Wandering Caused By Alzheimer's Disease

As lovely as the Florida weather is during the winter, come summer, it gets hot. Real hot. In July and August, temperatures can easily surpass 90 degrees.

These high temperatures can put all Floridians at an increased risk of developing conditions like heat stroke or dehydration. But Florida’s seniors have to be extra careful. According to the National Institutes of Health, most people who die from hyperthermia, or abnormally high body temperature, are 50 years of age or older.

Most active adults can beat the heat by spending the hottest hours of the day in an air-conditioned room or next to the community swimming pool. But for Floridians living with Alzheimer’s and dementia, and the people who care for them, it’s not always that easy.

Alzheimer’s affects the brain in many ways. One common behavior of people living with the disease is wandering. According to the Alzheimer’s Association, six in 10 people who have memory issues will wander.

During the hot summer months in Florida, this behavior can be especially unsafe. The confusion experienced by Floridians with Alzheimer’s may lead them to seek safety in a small space like a shed or a parked car. Even on a relatively cool summer day, a car parked in the sun can reach an interior temperature of 119 degrees, researchers at San Francisco State University found.

This same confusion might cause someone living with Alzheimer’s to reach for a bottle of a potentially toxic liquid, instead of water, to quench their thirst. They also might not understand that summer isn’t the best time to wear a coat or sweater, which puts them at increased risk of developing a heat-related condition.

High temperatures aren’t the only threat. Florida summers also bring regular thunderstorms. A person who is wandering might encounter rivers, lakes and ponds with higher-than-normal water levels. According to the Florida Department of Health in Miami-Dade County, fatal drowning rates were highest among elderly adults age 65 and up in 2012 through 2014.

3 Tips to Keep Your Loved One Safe During the Hot Summer Months

If you’re caring for a Florida resident with Alzheimer’s, here are three tips to help you keep your loved one safe during the hot summer months.

#1 – Understand What Wandering Is

“Wandering may be unsafe, but it’s not typically viewed as a bad behavior,” said Julie Fernandez, Director of Team Development and Training at Sonata Senior Living. “Instead, it’s the person’s way of communicating that there’s an unmet need.”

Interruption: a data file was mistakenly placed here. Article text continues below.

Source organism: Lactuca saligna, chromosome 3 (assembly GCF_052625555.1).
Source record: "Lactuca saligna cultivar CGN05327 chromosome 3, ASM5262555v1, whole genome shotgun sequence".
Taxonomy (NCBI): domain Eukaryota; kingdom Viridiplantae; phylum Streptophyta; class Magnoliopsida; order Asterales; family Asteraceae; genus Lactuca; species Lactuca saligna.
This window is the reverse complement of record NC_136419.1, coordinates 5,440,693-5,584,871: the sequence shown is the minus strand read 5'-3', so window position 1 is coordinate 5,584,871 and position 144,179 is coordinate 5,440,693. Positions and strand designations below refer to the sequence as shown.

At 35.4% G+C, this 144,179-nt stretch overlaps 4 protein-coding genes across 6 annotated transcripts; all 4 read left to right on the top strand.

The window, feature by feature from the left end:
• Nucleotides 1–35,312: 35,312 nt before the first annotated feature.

Wandering might be your loved one’s way of telling you they’re too hot or too cold. They may be hungry or have to use the restroom. They might be trying to find someone or something from their past.

Sometimes, wandering is a way of communicating that the current environment is overstimulating. On the other end of the spectrum, a person who wanders might simply be bored.

“A lot of our residents have led very busy lives,” said Fernandez. “Sometimes, wandering is a way for them to try to follow their old routines. The brain tells us to move, and that’s what we want to do.”

#2 – Encourage Safe Wandering

Empowering your loved one to heed the brain’s desire to move can help ease feelings of frustration, anger and depression, said Fernandez. It may also help reduce aggressive behaviors.

But you want to keep your loved one safe and, especially during the hot summer months, indoors.

Start by removing all potential tripping hazards in the home. These include rugs, doormats and extension cords. Also, make sure all pathways are well-lit. There are numerous ways to prevent falls in home associated with dementia.

“Dementia can affect the parts of the brain associated with vision,” said Fernandez. “Falling is one of the most serious risks for someone with Alzheimer’s.”

To keep your loved one from going outside without your knowledge, install alarms on all exterior doors. You can also hang curtains over the doors to disguise them as windows. Fernandez said she’s also seen people camouflage their doors with paint and wallpaper.

“Sometimes even a big red stop sign will do the trick,” she said. “A person might not be able to read the letters, but they remember what the red octagon means.”

This isn’t allowed in professional memory care communities as it violates fire code. But in your private home, it may stop your loved one from venturing outdoors without you at their side.

#3 – Ensure a Safe Return

Because wandering is so common, many Florida Alzheimer’s organizations offer GPS bracelets that can help you locate your loved one instantly if they leave home without your knowledge. Other ID bracelets list the person’s name, current address and emergency contact information.

You can also register with the local police and emergency services and inform neighbors about your loved one’s condition.

“Some people may worry that they’re embarrassing their loved one,” said Fernandez. “But during the Florida summers, if your loved one lives at home and they wander and become lost, they would be at high risk of heat stroke.” A GPS bracelet provides a safety net and assurance that your loved one would be found quickly if they were to wander and become lost outdoors.

To learn more about managing behaviors associated with Alzheimer’s and dementia, schedule a visit at a Serenades memory care communities, schedule a visit →

A Practical Guide For Managing Alzheimer’s and Dementia Behaviors

Few people thrust into the role of caregiver have received any formal training on the confusing symptoms that can attend the onset of memory loss. Relying on experts in the field, our guide is a short yet comprehensive primer in managing behaviors associated with Alzheimer’s disease and dementia.